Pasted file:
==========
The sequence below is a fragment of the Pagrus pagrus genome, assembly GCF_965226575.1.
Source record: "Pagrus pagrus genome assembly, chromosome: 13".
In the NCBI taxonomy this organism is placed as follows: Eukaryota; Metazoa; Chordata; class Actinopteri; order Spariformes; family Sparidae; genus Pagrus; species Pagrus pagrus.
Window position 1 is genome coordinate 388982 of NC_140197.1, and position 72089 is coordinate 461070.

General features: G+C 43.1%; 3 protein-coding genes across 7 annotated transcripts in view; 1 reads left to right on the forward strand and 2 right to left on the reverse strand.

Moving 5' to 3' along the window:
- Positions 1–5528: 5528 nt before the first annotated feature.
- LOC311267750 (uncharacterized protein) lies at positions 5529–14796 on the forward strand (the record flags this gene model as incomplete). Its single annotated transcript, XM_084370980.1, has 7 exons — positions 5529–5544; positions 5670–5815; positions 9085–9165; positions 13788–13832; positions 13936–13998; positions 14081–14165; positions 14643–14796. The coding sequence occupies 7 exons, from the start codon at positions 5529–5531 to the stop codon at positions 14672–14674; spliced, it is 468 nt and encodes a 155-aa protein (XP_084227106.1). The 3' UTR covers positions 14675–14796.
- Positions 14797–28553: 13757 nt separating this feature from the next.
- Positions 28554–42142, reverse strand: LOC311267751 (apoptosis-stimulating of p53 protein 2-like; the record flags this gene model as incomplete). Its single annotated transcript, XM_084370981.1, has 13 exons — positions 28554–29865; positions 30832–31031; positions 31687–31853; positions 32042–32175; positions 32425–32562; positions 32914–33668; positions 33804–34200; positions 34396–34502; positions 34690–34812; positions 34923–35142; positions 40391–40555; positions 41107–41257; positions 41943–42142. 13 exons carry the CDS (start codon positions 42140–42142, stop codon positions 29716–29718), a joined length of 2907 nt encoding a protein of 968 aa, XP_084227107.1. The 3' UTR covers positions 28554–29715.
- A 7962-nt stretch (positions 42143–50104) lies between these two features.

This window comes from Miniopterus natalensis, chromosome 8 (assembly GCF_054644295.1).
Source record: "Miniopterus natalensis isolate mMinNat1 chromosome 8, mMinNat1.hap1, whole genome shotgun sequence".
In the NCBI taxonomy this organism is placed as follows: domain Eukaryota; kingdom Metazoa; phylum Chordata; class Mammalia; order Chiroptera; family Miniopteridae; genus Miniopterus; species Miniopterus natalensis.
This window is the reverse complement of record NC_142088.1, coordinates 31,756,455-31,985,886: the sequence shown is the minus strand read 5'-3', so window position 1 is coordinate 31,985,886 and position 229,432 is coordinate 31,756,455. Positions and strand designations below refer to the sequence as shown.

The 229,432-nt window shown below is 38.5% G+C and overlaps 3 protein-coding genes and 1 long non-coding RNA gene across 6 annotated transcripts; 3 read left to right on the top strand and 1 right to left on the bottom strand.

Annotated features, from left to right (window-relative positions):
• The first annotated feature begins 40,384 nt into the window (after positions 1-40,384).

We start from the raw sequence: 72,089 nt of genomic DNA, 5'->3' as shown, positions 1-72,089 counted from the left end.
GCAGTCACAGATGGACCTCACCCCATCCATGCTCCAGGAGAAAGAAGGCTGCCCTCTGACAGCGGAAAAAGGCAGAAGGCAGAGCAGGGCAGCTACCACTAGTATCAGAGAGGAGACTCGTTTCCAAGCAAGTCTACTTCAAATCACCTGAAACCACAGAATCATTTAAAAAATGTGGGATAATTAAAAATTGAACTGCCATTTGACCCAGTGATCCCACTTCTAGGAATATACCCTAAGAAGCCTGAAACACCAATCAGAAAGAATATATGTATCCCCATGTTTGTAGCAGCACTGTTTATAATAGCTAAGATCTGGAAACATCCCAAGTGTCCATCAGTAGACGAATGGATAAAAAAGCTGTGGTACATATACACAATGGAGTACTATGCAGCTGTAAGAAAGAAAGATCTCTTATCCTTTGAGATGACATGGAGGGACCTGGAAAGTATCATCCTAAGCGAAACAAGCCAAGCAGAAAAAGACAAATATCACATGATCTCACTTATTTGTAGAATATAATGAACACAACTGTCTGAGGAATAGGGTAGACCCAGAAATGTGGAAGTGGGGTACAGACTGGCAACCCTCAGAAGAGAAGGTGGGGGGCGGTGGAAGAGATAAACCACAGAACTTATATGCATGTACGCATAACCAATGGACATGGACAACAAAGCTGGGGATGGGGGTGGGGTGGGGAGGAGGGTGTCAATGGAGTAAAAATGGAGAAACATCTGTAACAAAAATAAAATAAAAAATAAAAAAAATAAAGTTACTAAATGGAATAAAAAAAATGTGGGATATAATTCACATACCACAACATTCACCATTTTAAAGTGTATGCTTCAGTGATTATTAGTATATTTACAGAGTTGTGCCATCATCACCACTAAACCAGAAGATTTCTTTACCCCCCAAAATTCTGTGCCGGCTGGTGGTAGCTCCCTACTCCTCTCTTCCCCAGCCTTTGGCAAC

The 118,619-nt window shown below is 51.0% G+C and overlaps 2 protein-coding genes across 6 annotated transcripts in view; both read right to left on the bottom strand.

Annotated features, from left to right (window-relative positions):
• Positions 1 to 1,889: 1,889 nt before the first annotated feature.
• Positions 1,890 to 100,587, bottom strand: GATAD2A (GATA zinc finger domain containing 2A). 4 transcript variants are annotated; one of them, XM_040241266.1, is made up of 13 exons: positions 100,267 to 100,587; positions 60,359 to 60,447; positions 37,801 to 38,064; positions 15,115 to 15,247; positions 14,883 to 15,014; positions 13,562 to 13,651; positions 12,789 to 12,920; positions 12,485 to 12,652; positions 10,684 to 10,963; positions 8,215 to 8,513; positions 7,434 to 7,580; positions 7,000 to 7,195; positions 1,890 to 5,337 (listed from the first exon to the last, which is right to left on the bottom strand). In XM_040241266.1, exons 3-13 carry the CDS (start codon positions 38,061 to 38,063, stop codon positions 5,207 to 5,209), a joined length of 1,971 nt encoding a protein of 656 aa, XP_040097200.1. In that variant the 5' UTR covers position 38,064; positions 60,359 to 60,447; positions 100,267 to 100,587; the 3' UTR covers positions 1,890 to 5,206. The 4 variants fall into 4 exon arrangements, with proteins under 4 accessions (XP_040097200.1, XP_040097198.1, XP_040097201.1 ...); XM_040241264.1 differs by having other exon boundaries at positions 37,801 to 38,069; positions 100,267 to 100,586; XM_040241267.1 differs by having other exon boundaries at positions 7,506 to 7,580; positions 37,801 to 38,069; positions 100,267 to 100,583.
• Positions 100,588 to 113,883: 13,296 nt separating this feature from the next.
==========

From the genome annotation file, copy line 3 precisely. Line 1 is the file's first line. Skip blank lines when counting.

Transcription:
In the NCBI taxonomy this organism is placed as follows: Eukaryota; Metazoa; Chordata; class Actinopteri; order Spariformes; family Sparidae; genus Pagrus; species Pagrus pagrus.